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December 14, 2009
CLEMSON, SC, Dec. 14 -- Clemson University is leading a cyberinfrastructure project that has earned a $6 million grant from the National Science Foundation's Office of Experimental Program to Stimulate Competitive Research (EPSCoR). The federal funding will provide South Carolina institutions with supercomputing capability for collaboration and bridging information and national data resources.
South Carolina and Tennessee will partner to support shared information in research between various universities and national data. The initiative will advance study and understanding of advanced materials and systems biology, two domains where computational science is the driving force. This project will offer research faculty at regional institutions access to national computational data and supercomputing resources, such as application development and deployment, technical support and training.
This grant supplements significant cyberinfrastructure investments by federal, state and private sources in both states made in recent years. Investments include Clemson's regional optical network (RON) C-Light, the South Carolina Light Rail (SCLR), the MUSC-led Rural Health Care Network (PSPN) and Clemson's high-performance and grid computing initiatives in South Carolina and Oak Ridge National Laboratories' recent award as National Science Foundation-funded Tier 2 resource center in Tennessee.
The funds will be used to hire research scientists who will facilitate network improvements and the expansion, development and use of software specific to the systems biology and materials disciplines.
Clemson's chief information officer, James Bottum, is principal investigator for the grant in South Carolina. The project also is led by co-principal investigator Jill Gemmill, executive director of cyberinfrastructure technology integration and deputy director of the Clemson University Cyberinstitute. Thomas Zachariah, deputy director for science and technology at the Oak Ridge National Laboratory, leads the effort in Tennessee.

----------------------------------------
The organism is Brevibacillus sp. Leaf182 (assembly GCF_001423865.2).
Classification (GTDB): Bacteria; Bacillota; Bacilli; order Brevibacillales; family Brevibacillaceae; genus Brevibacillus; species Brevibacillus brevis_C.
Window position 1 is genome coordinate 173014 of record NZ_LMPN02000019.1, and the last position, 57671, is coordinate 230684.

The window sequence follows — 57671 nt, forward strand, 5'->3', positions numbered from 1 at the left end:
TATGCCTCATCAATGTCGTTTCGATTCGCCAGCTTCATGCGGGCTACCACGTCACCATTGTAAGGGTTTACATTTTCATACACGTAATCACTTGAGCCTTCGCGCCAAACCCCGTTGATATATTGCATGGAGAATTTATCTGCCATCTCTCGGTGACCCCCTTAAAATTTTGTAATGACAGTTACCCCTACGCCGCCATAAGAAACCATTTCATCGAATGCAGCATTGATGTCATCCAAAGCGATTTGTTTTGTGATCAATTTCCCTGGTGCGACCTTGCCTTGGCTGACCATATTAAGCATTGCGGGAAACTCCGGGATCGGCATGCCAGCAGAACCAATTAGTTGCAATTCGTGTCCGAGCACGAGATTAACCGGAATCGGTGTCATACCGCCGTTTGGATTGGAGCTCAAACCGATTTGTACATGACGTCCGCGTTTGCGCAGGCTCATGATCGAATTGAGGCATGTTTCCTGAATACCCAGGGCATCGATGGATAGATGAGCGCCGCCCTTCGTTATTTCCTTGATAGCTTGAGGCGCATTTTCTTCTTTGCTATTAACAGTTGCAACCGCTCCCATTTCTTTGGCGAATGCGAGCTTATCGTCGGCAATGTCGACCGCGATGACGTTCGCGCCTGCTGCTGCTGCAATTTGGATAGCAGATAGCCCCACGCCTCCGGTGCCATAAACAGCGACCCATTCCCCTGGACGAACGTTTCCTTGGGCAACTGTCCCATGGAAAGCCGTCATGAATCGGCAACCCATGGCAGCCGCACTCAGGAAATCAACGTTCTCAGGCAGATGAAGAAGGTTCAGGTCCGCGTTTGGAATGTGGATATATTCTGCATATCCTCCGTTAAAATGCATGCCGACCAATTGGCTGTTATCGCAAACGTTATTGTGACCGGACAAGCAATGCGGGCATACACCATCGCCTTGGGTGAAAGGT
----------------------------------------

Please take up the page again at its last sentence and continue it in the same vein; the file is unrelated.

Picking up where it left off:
Partner institutions include Clemson University, Claflin University, the College of Charleston, The Citadel, the Medical University of South Carolina, South Carolina State University, the University of South Carolina, the University of Tennessee-Knoxville, Vanderbilt University and the University of Michigan. The South Carolina Research Authority is the fiscal agent for the project.
"Integrated cyberinfrastructure is essential to research competitiveness and access to high-end resources is often difficult and expensive. Partnership is critical to advancement," Bottum said. "We believe this partnership between institutions, and the resulting benefits of our collaboration, to be an important step in advancing the competitive position of our state.
"The beauty of technology is its adaptability to all areas of study, supporting any field of expertise across all boundaries. This grant and this project can serve as a model for additional partnerships in other fields."
About Clemson University
Ranked No. 22 among national public universities, Clemson University is a major, land-grant, science- and engineering-oriented research university that maintains a strong commitment to teaching and student success. Clemson is an inclusive, student-centered community characterized by high academic standards, a culture of collaboration, school spirit, and a competitive drive to excel.
Source: Clemson University
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